Like many of my colleagues and friends, I am a baby boomer. We are the pig in the python; by virtue of our massive numbers, we have defined fashion, fitness, consumer goods – and real estate; we have been the tail that wags the dog.
We were born to parents who lived through WWII – about 71 million people in the United States alone! Born between 1945 and 1965, we represent two separate generations with the first group coming of age in the ‘60s and entering retirement age in 2010. The younger generation of boomers came of age in the 1970s with the traditional retirement years of the mid-60s still a decade or so away. Boomers gave birth to the Gen Xers in the late ‘60s and early ‘70s who gave us Gen Ys/Millennials of the late ‘80s and early ‘90s.
The first set of boomers have kids in their 30s and 40s with their kids at the stage of having grandkids placing the first boomers at great-grandparent status. Today, the younger boomers have kids in their 20s and 30s. Some are finishing school while others are giving us our grandkids.
Boomer parents learned to live with less and make it more; they were savers, never knowing when another war might change their lives and way of living forever; they didn’t buy what they didn’t need or what they couldn’t pay for in cash. Putting their kids through school and providing them a life they didn’t have was their battle cry. As a result, they are passing on trillions of dollars in hard-fought investments and savings to their children – the baby-boomers.
The majority of baby-boomers benefit from post-secondary educations with well-paying jobs, nice homes, holidays and travel to exotic locations–with career and retirement-planning always in sight. In contrast to their parents, they enjoy many of these luxuries, purchased on credit, like homes, furnishings and cars. Without boomers, the microwave, VCR and even the sweat suit (gotta wear something comfortable after all those microwave dinners and hours sitting watching videos!) wouldn’t have made the impact they did in the 1980s.
This sets the stage for today’s real estate trends. With more disposable income because of higher incomes plus credit at every turn, holiday properties and travel to time-shares are high on the list of priorities. Main floor bungalow living with guest quarters above or below has been a design trend for almost 20 years. Executive townhomes allow independence and low maintenance without limiting luxury.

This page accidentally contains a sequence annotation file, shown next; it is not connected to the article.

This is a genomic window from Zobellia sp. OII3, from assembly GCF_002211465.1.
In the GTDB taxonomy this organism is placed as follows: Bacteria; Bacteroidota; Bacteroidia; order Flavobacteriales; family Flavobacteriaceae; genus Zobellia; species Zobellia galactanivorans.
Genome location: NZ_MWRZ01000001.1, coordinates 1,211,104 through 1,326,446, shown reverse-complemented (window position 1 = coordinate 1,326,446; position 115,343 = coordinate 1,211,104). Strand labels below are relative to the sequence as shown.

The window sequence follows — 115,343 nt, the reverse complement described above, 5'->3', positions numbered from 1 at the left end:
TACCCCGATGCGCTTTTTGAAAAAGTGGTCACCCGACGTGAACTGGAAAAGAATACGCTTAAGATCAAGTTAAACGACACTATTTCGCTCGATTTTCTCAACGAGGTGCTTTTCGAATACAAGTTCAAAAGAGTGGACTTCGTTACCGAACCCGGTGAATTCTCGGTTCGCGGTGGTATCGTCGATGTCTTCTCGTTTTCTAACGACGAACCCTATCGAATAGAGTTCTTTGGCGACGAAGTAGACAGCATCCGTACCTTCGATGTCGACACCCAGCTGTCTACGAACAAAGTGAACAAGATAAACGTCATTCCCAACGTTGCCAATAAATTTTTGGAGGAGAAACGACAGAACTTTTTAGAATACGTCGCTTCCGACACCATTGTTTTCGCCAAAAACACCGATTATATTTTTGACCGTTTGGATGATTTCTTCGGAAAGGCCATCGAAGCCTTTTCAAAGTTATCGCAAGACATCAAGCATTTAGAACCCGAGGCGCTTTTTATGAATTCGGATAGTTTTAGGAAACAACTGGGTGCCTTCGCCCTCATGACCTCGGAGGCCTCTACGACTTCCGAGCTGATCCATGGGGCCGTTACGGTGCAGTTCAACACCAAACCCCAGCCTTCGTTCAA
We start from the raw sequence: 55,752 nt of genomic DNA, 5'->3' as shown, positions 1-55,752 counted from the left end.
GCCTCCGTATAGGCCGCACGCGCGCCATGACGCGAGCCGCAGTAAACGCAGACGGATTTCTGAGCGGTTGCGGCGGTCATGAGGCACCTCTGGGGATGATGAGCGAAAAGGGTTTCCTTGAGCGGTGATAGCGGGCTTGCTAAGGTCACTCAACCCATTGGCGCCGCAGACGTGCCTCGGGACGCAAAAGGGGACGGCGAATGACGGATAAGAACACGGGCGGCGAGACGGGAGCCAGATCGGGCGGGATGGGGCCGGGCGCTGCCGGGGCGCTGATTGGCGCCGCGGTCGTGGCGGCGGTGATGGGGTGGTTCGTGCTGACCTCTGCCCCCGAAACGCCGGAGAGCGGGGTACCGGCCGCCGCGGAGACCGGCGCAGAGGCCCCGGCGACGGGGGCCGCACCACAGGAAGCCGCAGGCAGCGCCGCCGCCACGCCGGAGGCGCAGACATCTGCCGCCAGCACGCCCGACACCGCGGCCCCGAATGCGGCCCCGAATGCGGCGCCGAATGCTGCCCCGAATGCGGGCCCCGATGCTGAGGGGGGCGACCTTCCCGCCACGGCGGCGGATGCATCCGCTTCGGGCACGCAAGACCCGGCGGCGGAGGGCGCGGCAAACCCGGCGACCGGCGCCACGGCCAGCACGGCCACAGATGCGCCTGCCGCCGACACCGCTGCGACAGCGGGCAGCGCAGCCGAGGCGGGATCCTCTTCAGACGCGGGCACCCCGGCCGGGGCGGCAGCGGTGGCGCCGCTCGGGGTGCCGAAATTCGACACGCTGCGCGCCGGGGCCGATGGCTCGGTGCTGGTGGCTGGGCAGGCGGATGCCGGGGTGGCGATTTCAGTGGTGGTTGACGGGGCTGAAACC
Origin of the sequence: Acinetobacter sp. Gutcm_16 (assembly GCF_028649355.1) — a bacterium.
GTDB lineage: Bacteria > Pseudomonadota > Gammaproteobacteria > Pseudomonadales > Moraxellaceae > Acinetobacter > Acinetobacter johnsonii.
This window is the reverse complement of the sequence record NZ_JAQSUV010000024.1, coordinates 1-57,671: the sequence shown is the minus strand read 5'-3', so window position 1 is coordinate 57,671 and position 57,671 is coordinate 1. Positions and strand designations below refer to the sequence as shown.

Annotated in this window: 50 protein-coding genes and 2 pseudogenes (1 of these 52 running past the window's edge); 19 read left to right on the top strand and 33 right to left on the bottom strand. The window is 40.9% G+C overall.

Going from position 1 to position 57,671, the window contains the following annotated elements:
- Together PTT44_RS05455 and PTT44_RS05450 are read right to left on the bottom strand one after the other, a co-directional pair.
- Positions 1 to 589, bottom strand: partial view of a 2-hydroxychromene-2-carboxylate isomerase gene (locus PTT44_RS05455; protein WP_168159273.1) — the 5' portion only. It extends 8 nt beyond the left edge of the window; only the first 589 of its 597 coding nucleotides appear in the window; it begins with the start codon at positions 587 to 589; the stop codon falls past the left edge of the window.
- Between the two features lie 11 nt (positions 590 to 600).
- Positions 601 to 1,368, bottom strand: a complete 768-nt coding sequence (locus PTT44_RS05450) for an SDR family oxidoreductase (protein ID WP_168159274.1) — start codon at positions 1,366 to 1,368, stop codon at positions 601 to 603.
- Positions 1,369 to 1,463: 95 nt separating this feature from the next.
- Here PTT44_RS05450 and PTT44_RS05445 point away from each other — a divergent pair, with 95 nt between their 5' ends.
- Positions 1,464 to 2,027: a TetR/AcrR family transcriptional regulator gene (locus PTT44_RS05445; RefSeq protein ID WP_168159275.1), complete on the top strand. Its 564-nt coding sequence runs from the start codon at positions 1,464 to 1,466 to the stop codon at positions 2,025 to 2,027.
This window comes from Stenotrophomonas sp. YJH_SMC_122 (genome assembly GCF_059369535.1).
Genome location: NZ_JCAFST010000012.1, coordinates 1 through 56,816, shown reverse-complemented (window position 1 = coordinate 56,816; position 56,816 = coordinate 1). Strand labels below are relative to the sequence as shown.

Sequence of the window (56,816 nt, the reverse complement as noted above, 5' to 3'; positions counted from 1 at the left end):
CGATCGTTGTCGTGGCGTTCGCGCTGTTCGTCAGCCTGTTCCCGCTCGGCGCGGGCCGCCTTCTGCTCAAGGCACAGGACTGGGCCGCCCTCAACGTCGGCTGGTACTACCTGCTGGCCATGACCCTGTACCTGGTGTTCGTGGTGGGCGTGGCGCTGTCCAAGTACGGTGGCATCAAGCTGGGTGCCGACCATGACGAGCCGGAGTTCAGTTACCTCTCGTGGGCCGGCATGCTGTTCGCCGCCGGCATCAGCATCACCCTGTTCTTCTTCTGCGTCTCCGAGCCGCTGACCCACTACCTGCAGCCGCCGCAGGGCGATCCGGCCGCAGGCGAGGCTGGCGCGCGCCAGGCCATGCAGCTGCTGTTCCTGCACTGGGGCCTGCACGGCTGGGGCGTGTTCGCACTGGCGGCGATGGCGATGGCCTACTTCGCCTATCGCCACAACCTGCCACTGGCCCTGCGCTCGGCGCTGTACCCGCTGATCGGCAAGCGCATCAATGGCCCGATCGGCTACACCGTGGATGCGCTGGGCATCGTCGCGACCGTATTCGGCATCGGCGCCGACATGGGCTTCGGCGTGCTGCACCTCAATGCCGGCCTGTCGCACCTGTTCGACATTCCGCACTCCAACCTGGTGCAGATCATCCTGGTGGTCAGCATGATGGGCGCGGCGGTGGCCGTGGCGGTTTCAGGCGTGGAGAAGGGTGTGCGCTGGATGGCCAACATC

With options to holiday and travel, but still wanting to remain close to the kids and grandkids, the condo market is exploding.
The offspring of boomers are travelling further afield for employment, so boomer parents are holding onto homes or choosing condos with additional bedrooms and guest suites for those long-awaited visits. The guest room is a necessity of life in this new millennium.
If you’re located in a city like Guelph with a universities and college, you may be home to the grandkids for a few years while they attend school making guest rooms and renovated basements a common asset.
The condo market offers unique opportunities that address many boomer needs. With little or no maintenance worries, they can lock the door and travel south to join other snowbirds. It also makes it easier to visit their kids and grandkids who are further afield.
While boomers perceive themselves as ageless, it’s a fact of life that it does happen. One-level condo living eliminates stairs.
Fitness and health defined the boomer generation and also gave birth to fitness clubs. Condo developers are not oblivious to this. Well-appointed buildings feature state-of-the-art fitness centres while some include pools and saunas. Condos are located close to Walking trails and recreation areas are popular features.
And the guest room? They are also a popular feature in condominiums along with party rooms so family gatherings will also be a way of life along with a lifestyle that accommodates more life and leisure.